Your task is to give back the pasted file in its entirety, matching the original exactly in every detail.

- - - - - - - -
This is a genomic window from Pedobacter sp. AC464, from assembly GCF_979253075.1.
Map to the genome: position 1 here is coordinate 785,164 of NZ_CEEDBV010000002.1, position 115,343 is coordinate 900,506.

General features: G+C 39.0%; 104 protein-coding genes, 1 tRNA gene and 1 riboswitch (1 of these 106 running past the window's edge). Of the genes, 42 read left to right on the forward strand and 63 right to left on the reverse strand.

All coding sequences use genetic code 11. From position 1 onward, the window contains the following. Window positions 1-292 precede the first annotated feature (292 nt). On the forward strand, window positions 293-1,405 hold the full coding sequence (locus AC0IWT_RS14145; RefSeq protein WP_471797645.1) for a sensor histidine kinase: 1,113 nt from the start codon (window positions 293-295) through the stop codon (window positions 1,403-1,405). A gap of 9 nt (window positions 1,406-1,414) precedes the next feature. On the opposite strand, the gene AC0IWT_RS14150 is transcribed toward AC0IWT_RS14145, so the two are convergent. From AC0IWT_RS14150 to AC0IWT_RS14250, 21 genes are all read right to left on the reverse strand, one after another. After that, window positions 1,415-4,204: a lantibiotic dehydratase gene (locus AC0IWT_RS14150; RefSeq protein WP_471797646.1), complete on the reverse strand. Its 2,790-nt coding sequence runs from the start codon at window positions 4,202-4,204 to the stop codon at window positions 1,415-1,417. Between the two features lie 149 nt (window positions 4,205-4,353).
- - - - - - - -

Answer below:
This is a genomic window from Pedobacter sp. AC464, from assembly GCF_979253075.1.
Map to the genome: position 1 here is coordinate 785,164 of NZ_CEEDBV010000002.1, position 115,343 is coordinate 900,506.

General features: G+C 39.0%; 104 protein-coding genes, 1 tRNA gene and 1 riboswitch (1 of these 106 running past the window's edge). Of the genes, 42 read left to right on the forward strand and 63 right to left on the reverse strand.

All coding sequences use genetic code 11. From position 1 onward, the window contains the following. Window positions 1-292 precede the first annotated feature (292 nt). On the forward strand, window positions 293-1,405 hold the full coding sequence (locus AC0IWT_RS14145; RefSeq protein WP_471797645.1) for a sensor histidine kinase: 1,113 nt from the start codon (window positions 293-295) through the stop codon (window positions 1,403-1,405). A gap of 9 nt (window positions 1,406-1,414) precedes the next feature. On the opposite strand, the gene AC0IWT_RS14150 is transcribed toward AC0IWT_RS14145, so the two are convergent. From AC0IWT_RS14150 to AC0IWT_RS14250, 21 genes are all read right to left on the reverse strand, one after another. After that, window positions 1,415-4,204: a lantibiotic dehydratase gene (locus AC0IWT_RS14150; RefSeq protein WP_471797646.1), complete on the reverse strand. Its 2,790-nt coding sequence runs from the start codon at window positions 4,202-4,204 to the stop codon at window positions 1,415-1,417. Between the two features lie 149 nt (window positions 4,205-4,353).